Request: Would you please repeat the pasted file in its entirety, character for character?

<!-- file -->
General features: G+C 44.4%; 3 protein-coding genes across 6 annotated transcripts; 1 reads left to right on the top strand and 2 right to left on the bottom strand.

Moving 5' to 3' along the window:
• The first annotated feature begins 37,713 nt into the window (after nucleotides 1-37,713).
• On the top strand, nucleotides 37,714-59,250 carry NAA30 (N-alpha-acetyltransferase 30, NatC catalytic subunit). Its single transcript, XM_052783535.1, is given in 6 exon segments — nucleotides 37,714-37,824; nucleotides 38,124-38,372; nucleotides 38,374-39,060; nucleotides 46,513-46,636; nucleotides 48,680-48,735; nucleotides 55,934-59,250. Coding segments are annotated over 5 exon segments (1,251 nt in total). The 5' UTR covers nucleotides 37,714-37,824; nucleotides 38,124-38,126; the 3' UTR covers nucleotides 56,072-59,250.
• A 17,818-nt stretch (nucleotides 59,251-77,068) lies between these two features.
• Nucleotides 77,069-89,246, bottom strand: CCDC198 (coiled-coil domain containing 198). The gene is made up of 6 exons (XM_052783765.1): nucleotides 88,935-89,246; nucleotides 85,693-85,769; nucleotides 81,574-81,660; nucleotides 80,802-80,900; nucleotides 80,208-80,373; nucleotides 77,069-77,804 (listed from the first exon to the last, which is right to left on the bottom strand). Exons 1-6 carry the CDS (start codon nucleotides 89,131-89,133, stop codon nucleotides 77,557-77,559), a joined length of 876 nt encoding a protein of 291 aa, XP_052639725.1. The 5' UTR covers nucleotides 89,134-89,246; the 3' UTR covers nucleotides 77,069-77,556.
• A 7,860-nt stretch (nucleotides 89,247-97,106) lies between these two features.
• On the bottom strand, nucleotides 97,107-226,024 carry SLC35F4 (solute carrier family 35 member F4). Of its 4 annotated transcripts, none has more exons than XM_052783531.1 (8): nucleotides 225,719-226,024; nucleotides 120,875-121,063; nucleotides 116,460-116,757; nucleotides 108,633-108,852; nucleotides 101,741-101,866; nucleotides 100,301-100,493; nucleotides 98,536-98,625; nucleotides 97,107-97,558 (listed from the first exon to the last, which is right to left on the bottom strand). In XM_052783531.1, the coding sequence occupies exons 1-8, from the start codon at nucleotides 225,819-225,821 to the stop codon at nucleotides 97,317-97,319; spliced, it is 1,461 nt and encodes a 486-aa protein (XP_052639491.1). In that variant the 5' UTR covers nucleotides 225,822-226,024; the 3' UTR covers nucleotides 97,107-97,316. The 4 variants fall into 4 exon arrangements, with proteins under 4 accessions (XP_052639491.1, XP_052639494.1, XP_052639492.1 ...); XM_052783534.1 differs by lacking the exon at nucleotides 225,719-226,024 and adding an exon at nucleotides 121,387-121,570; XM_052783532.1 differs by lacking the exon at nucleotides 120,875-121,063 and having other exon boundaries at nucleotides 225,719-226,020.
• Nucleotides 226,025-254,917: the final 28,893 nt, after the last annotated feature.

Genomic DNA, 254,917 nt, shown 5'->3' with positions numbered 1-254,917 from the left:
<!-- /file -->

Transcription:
General features: G+C 44.4%; 3 protein-coding genes across 6 annotated transcripts; 1 reads left to right on the top strand and 2 right to left on the bottom strand.

Moving 5' to 3' along the window:
• The first annotated feature begins 37,713 nt into the window (after nucleotides 1-37,713).
• On the top strand, nucleotides 37,714-59,250 carry NAA30 (N-alpha-acetyltransferase 30, NatC catalytic subunit). Its single transcript, XM_052783535.1, is given in 6 exon segments — nucleotides 37,714-37,824; nucleotides 38,124-38,372; nucleotides 38,374-39,060; nucleotides 46,513-46,636; nucleotides 48,680-48,735; nucleotides 55,934-59,250. Coding segments are annotated over 5 exon segments (1,251 nt in total). The 5' UTR covers nucleotides 37,714-37,824; nucleotides 38,124-38,126; the 3' UTR covers nucleotides 56,072-59,250.
• A 17,818-nt stretch (nucleotides 59,251-77,068) lies between these two features.
• Nucleotides 77,069-89,246, bottom strand: CCDC198 (coiled-coil domain containing 198). The gene is made up of 6 exons (XM_052783765.1): nucleotides 88,935-89,246; nucleotides 85,693-85,769; nucleotides 81,574-81,660; nucleotides 80,802-80,900; nucleotides 80,208-80,373; nucleotides 77,069-77,804 (listed from the first exon to the last, which is right to left on the bottom strand). Exons 1-6 carry the CDS (start codon nucleotides 89,131-89,133, stop codon nucleotides 77,557-77,559), a joined length of 876 nt encoding a protein of 291 aa, XP_052639725.1. The 5' UTR covers nucleotides 89,134-89,246; the 3' UTR covers nucleotides 77,069-77,556.
• A 7,860-nt stretch (nucleotides 89,247-97,106) lies between these two features.
• On the bottom strand, nucleotides 97,107-226,024 carry SLC35F4 (solute carrier family 35 member F4). Of its 4 annotated transcripts, none has more exons than XM_052783531.1 (8): nucleotides 225,719-226,024; nucleotides 120,875-121,063; nucleotides 116,460-116,757; nucleotides 108,633-108,852; nucleotides 101,741-101,866; nucleotides 100,301-100,493; nucleotides 98,536-98,625; nucleotides 97,107-97,558 (listed from the first exon to the last, which is right to left on the bottom strand). In XM_052783531.1, the coding sequence occupies exons 1-8, from the start codon at nucleotides 225,819-225,821 to the stop codon at nucleotides 97,317-97,319; spliced, it is 1,461 nt and encodes a 486-aa protein (XP_052639491.1). In that variant the 5' UTR covers nucleotides 225,822-226,024; the 3' UTR covers nucleotides 97,107-97,316. The 4 variants fall into 4 exon arrangements, with proteins under 4 accessions (XP_052639491.1, XP_052639494.1, XP_052639492.1 ...); XM_052783534.1 differs by lacking the exon at nucleotides 225,719-226,024 and adding an exon at nucleotides 121,387-121,570; XM_052783532.1 differs by lacking the exon at nucleotides 120,875-121,063 and having other exon boundaries at nucleotides 225,719-226,020.
• Nucleotides 226,025-254,917: the final 28,893 nt, after the last annotated feature.

Genomic DNA, 254,917 nt, shown 5'->3' with positions numbered 1-254,917 from the left: